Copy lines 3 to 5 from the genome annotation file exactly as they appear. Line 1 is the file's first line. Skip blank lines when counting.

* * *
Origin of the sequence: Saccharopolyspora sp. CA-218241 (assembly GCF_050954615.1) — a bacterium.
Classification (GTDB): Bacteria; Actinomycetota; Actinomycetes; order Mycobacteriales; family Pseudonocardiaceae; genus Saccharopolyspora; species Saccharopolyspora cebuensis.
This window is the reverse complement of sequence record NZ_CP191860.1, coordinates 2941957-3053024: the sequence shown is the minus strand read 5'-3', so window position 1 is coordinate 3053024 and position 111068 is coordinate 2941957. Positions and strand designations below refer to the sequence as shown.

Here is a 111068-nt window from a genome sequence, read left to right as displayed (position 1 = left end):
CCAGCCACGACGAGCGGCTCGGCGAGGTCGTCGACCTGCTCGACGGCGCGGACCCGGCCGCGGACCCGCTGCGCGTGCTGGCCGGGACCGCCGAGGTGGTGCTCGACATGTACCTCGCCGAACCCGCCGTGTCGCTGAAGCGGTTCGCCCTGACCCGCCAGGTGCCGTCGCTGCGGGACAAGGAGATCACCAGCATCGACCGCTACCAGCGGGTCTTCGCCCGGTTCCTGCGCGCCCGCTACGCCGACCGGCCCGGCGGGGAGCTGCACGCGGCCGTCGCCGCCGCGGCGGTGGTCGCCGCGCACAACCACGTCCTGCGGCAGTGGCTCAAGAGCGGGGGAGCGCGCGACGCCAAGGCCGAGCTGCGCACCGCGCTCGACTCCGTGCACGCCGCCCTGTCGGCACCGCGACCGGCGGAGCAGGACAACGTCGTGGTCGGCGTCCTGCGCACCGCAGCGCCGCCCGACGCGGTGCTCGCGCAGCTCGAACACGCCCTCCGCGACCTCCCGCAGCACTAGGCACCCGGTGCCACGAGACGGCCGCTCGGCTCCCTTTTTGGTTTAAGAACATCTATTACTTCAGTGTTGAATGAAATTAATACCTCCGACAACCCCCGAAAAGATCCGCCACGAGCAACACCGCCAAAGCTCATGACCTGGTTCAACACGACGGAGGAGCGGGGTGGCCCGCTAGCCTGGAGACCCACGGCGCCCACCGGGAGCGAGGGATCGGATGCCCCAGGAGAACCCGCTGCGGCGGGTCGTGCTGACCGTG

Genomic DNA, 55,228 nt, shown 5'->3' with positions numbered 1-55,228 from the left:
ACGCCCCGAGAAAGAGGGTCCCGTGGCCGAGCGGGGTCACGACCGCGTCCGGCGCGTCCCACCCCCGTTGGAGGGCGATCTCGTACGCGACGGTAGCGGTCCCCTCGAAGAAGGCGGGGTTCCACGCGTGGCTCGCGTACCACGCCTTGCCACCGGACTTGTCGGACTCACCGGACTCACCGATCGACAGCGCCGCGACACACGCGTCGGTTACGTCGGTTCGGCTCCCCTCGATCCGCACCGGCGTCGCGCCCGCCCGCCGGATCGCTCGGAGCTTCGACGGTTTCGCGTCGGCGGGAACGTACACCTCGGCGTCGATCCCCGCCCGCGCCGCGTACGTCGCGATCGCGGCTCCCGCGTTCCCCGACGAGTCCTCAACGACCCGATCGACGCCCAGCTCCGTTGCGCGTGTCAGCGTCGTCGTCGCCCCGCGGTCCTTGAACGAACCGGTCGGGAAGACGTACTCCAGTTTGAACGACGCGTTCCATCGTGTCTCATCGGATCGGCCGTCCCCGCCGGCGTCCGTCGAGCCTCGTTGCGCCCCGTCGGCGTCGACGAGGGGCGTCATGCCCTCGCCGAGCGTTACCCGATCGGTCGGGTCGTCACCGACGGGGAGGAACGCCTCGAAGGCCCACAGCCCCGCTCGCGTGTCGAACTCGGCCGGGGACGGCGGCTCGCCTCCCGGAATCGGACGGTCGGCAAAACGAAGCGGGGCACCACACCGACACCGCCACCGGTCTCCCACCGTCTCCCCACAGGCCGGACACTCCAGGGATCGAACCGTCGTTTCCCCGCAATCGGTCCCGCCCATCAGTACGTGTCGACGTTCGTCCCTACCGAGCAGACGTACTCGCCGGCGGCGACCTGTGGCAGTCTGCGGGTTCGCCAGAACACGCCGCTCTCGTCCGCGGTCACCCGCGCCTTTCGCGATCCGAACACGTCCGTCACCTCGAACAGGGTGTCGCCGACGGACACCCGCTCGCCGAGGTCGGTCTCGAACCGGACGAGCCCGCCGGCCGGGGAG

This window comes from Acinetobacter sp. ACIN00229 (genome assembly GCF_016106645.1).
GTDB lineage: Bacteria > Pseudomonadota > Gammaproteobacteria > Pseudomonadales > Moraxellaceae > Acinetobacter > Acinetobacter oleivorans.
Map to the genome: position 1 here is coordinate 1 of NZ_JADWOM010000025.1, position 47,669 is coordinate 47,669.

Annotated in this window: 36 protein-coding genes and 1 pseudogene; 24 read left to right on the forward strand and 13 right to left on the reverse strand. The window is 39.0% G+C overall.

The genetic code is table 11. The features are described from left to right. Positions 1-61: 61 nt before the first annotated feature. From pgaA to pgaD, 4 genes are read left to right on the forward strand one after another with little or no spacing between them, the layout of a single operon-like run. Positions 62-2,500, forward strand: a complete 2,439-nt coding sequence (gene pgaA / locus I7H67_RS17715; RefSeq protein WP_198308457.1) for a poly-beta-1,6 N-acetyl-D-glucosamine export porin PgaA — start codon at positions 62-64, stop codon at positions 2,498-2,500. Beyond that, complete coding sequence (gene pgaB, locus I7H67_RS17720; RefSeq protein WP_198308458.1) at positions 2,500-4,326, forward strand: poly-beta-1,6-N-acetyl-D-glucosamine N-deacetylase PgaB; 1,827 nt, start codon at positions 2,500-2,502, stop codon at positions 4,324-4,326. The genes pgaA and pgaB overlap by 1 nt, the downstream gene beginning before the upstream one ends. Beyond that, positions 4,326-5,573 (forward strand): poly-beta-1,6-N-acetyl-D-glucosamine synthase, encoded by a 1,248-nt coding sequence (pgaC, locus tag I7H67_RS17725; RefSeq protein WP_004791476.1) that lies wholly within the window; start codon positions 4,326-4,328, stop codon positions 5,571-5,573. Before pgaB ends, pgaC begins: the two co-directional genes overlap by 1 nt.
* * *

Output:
This window is the reverse complement of sequence record NZ_CP191860.1, coordinates 2941957-3053024: the sequence shown is the minus strand read 5'-3', so window position 1 is coordinate 3053024 and position 111068 is coordinate 2941957. Positions and strand designations below refer to the sequence as shown.

Here is a 111068-nt window from a genome sequence, read left to right as displayed (position 1 = left end):
CCAGCCACGACGAGCGGCTCGGCGAGGTCGTCGACCTGCTCGACGGCGCGGACCCGGCCGCGGACCCGCTGCGCGTGCTGGCCGGGACCGCCGAGGTGGTGCTCGACATGTACCTCGCCGAACCCGCCGTGTCGCTGAAGCGGTTCGCCCTGACCCGCCAGGTGCCGTCGCTGCGGGACAAGGAGATCACCAGCATCGACCGCTACCAGCGGGTCTTCGCCCGGTTCCTGCGCGCCCGCTACGCCGACCGGCCCGGCGGGGAGCTGCACGCGGCCGTCGCCGCCGCGGCGGTGGTCGCCGCGCACAACCACGTCCTGCGGCAGTGGCTCAAGAGCGGGGGAGCGCGCGACGCCAAGGCCGAGCTGCGCACCGCGCTCGACTCCGTGCACGCCGCCCTGTCGGCACCGCGACCGGCGGAGCAGGACAACGTCGTGGTCGGCGTCCTGCGCACCGCAGCGCCGCCCGACGCGGTGCTCGCGCAGCTCGAACACGCCCTCCGCGACCTCCCGCAGCACTAGGCACCCGGTGCCACGAGACGGCCGCTCGGCTCCCTTTTTGGTTTAAGAACATCTATTACTTCAGTGTTGAATGAAATTAATACCTCCGACAACCCCCGAAAAGATCCGCCACGAGCAACACCGCCAAAGCTCATGACCTGGTTCAACACGACGGAGGAGCGGGGTGGCCCGCTAGCCTGGAGACCCACGGCGCCCACCGGGAGCGAGGGATCGGATGCCCCAGGAGAACCCGCTGCGGCGGGTCGTGCTGACCGTG